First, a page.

Please help me welcome J. David Core as my Wednesday’s guest. We both share a love of theatre, so I was pleased to have him tell us some of the ways he has learned more about writing by being active on stage. I am still sick, but I have sprayed the blog with sanitizer, so there are no germs to share. Unfortunately, there are no goodies to share, either. Thank goodness J.D. sent me the article well enough in advance that all I had to do was write this little introduction and publish the post. Enjoy….I’m going back to bed.
I began my love affair with writing at almost the same moment that I began my love affair with theater. In high school my friends were all theater and band geeks, but I had no musical talent, so if I wanted to hang with them I had to audition for plays. Now that I am writing fiction, I always remember the lessons I learned as an actor reading scripts and following stage direction.
Remember my blocking. Dramatists continue to tweak their scripts through early rehearsals for several reasons. One of the most common is blocking problems. When several characters are on stage, it becomes difficult to recall where the main character is in relation to the character he/she is addressing, and whether having the character turn might cause that actor to be upstaged by a tertiary player. The same can happen when wiring a story, particularly in a fight scene of even an erotic interlude.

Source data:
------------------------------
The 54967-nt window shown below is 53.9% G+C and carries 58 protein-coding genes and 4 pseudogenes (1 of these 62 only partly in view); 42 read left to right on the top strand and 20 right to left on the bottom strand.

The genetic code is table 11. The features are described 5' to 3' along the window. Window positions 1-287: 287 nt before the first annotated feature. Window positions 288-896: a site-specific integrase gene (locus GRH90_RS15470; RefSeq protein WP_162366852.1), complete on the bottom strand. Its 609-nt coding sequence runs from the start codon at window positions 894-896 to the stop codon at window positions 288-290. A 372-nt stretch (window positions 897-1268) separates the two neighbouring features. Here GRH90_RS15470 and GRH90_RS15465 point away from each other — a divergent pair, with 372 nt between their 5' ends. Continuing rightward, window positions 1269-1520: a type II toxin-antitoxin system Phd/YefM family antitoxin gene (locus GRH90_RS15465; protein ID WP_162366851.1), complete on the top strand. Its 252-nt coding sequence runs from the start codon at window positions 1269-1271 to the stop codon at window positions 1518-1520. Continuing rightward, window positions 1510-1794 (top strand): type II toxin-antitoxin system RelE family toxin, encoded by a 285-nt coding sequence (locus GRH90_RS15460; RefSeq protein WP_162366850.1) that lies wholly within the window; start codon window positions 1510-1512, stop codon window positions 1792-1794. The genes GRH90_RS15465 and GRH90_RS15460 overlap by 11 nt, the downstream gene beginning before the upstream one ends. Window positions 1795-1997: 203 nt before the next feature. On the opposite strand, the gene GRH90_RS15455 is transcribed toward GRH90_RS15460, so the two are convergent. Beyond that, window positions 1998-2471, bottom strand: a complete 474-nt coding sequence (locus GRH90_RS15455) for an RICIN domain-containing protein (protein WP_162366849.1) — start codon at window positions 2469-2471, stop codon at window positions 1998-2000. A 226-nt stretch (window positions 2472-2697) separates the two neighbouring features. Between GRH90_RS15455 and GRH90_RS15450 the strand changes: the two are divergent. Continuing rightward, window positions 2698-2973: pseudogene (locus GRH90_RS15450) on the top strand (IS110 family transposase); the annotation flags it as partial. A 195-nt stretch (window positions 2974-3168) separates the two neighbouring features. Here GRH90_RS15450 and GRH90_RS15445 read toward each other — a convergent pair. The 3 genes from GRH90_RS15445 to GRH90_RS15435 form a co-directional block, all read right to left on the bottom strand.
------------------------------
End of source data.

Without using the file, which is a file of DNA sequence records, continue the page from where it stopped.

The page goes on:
A character cannot throw a punch if both hands are choking an assailant. A man cannot kiss a woman’s lips if she’s chewing a piece of cherry he just fed her; or, if he does, the half-masticated berry should be noted.
Be aware of the fourth wall. Sometimes a character will find himself spotlighted while the other characters either freeze in tableau or continue milling about in semi-darkness silently mouthing words. An occasional exception is when a playwright intentionally employs the trope of breaking the fourth wall; the imaginary plane at the footlights – the wall on which the audience is a fly.